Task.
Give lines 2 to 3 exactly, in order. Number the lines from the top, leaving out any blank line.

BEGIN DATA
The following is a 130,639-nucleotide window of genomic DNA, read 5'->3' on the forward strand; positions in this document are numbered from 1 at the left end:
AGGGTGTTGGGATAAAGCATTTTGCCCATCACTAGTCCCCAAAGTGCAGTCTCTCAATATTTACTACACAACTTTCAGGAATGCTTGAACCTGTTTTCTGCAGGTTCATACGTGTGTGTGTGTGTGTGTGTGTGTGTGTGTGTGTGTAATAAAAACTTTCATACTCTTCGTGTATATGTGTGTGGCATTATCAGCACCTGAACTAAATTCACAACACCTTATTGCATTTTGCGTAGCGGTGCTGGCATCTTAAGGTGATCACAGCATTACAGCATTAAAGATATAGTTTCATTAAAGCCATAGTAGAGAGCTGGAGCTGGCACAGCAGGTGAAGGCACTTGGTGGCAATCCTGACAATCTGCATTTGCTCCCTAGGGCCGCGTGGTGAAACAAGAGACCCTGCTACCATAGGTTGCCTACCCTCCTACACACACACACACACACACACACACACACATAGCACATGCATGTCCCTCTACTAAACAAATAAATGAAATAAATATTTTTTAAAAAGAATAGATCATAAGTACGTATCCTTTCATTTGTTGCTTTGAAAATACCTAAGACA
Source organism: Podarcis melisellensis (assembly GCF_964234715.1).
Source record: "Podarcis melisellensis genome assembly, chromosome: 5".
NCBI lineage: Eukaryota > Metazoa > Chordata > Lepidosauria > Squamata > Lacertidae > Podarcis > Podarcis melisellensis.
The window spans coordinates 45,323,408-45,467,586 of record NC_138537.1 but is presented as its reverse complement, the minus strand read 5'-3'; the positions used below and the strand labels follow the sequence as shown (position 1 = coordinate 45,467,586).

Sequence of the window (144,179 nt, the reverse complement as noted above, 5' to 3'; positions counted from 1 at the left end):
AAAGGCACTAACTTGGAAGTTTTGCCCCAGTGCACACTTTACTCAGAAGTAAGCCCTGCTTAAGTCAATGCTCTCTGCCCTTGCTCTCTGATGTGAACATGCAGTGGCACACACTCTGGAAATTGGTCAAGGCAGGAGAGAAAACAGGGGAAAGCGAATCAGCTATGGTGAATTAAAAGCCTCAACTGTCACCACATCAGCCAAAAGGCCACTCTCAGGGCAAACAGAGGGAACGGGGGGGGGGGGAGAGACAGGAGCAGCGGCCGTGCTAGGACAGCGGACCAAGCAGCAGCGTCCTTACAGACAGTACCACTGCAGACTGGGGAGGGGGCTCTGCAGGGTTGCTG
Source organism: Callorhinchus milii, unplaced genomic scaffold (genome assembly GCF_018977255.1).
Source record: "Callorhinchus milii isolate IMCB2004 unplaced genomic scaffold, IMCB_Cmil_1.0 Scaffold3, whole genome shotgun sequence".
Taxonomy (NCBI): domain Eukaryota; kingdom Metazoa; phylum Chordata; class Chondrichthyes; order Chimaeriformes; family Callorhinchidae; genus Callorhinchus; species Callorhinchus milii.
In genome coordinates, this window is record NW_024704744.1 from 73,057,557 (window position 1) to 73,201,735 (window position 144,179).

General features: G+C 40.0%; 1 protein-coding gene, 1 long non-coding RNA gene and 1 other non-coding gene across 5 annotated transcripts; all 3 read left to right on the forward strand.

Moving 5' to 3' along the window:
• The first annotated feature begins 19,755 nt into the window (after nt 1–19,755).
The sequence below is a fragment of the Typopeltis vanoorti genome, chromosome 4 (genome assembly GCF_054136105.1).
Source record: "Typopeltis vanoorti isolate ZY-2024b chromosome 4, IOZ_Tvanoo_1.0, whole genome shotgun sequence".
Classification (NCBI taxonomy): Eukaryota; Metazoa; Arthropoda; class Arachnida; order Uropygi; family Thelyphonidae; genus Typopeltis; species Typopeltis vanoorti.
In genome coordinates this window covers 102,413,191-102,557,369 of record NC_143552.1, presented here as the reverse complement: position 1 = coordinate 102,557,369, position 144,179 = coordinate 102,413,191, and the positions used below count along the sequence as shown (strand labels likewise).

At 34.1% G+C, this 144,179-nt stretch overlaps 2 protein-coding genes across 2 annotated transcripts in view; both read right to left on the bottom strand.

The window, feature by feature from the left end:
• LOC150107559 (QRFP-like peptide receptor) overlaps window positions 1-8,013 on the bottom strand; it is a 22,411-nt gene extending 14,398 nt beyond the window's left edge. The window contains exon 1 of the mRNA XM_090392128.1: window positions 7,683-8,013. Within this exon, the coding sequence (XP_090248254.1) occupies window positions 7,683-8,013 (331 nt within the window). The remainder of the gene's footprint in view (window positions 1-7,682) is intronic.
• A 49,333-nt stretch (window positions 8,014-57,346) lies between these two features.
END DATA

AGGGTGTTGGGATAAAGCATTTTGCCCATCACTAGTCCCCAAAGTGCAGTCTCTCAATATTTACTACACAACTTTCAGGAATGCTTGAACCTGTTTTCTGCAGGTTCATACGTGTGTGTGTGTGTGTGTGTGTGTGTGTGTGTGTGTAATAAAAACTTTCATACTCTTCGTGTATATGTGTGTGGCATTATCAGCACCTGAACTAAATTCACAACACCTTATTGCATTTTGCGTAGCGGTGCTGGCATCTTAAGGTGATCACAGCATTACAGCATTAAAGATATAGTTTCATTAAAGCCATAGTAGAGAGCTGGAGCTGGCACAGCAGGTGAAGGCACTTGGTGGCAATCCTGACAATCTGCATTTGCTCCCTAGGGCCGCGTGGTGAAACAAGAGACCCTGCTACCATAGGTTGCCTACCCTCCTACACACACACACACACACACACACACACACATAGCACATGCATGTCCCTCTACTAAACAAATAAATGAAATAAATATTTTTTAAAAAGAATAGATCATAAGTACGTATCCTTTCATTTGTTGCTTTGAAAATACCTAAGACA
Source organism: Podarcis melisellensis (assembly GCF_964234715.1).